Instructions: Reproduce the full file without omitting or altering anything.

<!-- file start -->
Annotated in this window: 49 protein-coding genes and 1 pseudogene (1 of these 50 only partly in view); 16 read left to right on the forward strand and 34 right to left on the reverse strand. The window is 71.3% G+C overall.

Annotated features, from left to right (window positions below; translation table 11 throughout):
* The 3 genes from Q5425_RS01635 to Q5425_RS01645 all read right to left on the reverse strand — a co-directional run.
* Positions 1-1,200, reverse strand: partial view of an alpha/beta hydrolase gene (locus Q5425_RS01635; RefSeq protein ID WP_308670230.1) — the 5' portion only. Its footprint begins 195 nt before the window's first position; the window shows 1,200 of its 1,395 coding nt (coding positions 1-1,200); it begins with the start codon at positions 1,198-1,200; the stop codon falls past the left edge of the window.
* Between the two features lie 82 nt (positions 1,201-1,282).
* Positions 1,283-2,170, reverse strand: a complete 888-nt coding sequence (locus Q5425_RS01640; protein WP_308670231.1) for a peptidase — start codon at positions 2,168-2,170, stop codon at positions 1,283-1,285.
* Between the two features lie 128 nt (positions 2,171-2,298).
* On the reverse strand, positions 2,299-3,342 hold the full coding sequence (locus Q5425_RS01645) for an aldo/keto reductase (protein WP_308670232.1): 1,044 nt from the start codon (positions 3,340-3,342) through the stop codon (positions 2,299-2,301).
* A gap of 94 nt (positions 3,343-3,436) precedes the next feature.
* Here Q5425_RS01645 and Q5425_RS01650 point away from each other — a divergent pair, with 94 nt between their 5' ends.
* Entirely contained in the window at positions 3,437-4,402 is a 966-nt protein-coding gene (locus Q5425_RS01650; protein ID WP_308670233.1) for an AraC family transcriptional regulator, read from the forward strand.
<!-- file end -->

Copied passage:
Annotated in this window: 49 protein-coding genes and 1 pseudogene (1 of these 50 only partly in view); 16 read left to right on the forward strand and 34 right to left on the reverse strand. The window is 71.3% G+C overall.

Annotated features, from left to right (window positions below; translation table 11 throughout):
* The 3 genes from Q5425_RS01635 to Q5425_RS01645 all read right to left on the reverse strand — a co-directional run.
* Positions 1-1,200, reverse strand: partial view of an alpha/beta hydrolase gene (locus Q5425_RS01635; RefSeq protein ID WP_308670230.1) — the 5' portion only. Its footprint begins 195 nt before the window's first position; the window shows 1,200 of its 1,395 coding nt (coding positions 1-1,200); it begins with the start codon at positions 1,198-1,200; the stop codon falls past the left edge of the window.
* Between the two features lie 82 nt (positions 1,201-1,282).
* Positions 1,283-2,170, reverse strand: a complete 888-nt coding sequence (locus Q5425_RS01640; protein WP_308670231.1) for a peptidase — start codon at positions 2,168-2,170, stop codon at positions 1,283-1,285.
* Between the two features lie 128 nt (positions 2,171-2,298).
* On the reverse strand, positions 2,299-3,342 hold the full coding sequence (locus Q5425_RS01645) for an aldo/keto reductase (protein WP_308670232.1): 1,044 nt from the start codon (positions 3,340-3,342) through the stop codon (positions 2,299-2,301).
* A gap of 94 nt (positions 3,343-3,436) precedes the next feature.
* Here Q5425_RS01645 and Q5425_RS01650 point away from each other — a divergent pair, with 94 nt between their 5' ends.
* Entirely contained in the window at positions 3,437-4,402 is a 966-nt protein-coding gene (locus Q5425_RS01650; protein ID WP_308670233.1) for an AraC family transcriptional regulator, read from the forward strand.